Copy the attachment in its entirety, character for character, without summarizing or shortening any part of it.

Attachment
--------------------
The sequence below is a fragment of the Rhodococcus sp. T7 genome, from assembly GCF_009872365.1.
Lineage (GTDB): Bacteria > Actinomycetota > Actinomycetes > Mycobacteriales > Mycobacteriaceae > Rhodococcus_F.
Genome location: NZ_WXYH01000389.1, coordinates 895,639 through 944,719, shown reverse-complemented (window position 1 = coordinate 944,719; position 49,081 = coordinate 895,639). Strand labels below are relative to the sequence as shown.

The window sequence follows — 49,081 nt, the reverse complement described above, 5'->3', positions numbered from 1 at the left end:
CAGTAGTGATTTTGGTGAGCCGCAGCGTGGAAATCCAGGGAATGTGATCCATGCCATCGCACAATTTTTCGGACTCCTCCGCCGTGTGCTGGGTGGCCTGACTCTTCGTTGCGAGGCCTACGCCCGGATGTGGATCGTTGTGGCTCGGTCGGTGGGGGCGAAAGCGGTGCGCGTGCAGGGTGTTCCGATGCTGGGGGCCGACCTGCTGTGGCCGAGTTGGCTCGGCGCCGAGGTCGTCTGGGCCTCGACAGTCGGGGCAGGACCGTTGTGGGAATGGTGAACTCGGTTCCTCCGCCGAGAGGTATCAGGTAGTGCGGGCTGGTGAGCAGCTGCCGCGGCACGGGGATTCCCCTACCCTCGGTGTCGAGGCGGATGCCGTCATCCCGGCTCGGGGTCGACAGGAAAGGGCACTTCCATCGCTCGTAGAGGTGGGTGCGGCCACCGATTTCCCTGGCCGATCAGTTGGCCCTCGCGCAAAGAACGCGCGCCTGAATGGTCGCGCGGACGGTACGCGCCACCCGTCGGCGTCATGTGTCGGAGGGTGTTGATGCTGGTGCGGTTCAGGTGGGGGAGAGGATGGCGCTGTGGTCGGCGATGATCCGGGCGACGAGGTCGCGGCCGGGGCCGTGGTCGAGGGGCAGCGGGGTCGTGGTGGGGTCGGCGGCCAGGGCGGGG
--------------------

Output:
The sequence below is a fragment of the Rhodococcus sp. T7 genome, from assembly GCF_009872365.1.
Lineage (GTDB): Bacteria > Actinomycetota > Actinomycetes > Mycobacteriales > Mycobacteriaceae > Rhodococcus_F.
Genome location: NZ_WXYH01000389.1, coordinates 895,639 through 944,719, shown reverse-complemented (window position 1 = coordinate 944,719; position 49,081 = coordinate 895,639). Strand labels below are relative to the sequence as shown.

The window sequence follows — 49,081 nt, the reverse complement described above, 5'->3', positions numbered from 1 at the left end:
CAGTAGTGATTTTGGTGAGCCGCAGCGTGGAAATCCAGGGAATGTGATCCATGCCATCGCACAATTTTTCGGACTCCTCCGCCGTGTGCTGGGTGGCCTGACTCTTCGTTGCGAGGCCTACGCCCGGATGTGGATCGTTGTGGCTCGGTCGGTGGGGGCGAAAGCGGTGCGCGTGCAGGGTGTTCCGATGCTGGGGGCCGACCTGCTGTGGCCGAGTTGGCTCGGCGCCGAGGTCGTCTGGGCCTCGACAGTCGGGGCAGGACCGTTGTGGGAATGGTGAACTCGGTTCCTCCGCCGAGAGGTATCAGGTAGTGCGGGCTGGTGAGCAGCTGCCGCGGCACGGGGATTCCCCTACCCTCGGTGTCGAGGCGGATGCCGTCATCCCGGCTCGGGGTCGACAGGAAAGGGCACTTCCATCGCTCGTAGAGGTGGGTGCGGCCACCGATTTCCCTGGCCGATCAGTTGGCCCTCGCGCAAAGAACGCGCGCCTGAATGGTCGCGCGGACGGTACGCGCCACCCGTCGGCGTCATGTGTCGGAGGGTGTTGATGCTGGTGCGGTTCAGGTGGGGGAGAGGATGGCGCTGTGGTCGGCGATGATCCGGGCGACGAGGTCGCGGCCGGGGCCGTGGTCGAGGGGCAGCGGGGTCGTGGTGGGGTCGGCGGCCAGGGCGGGG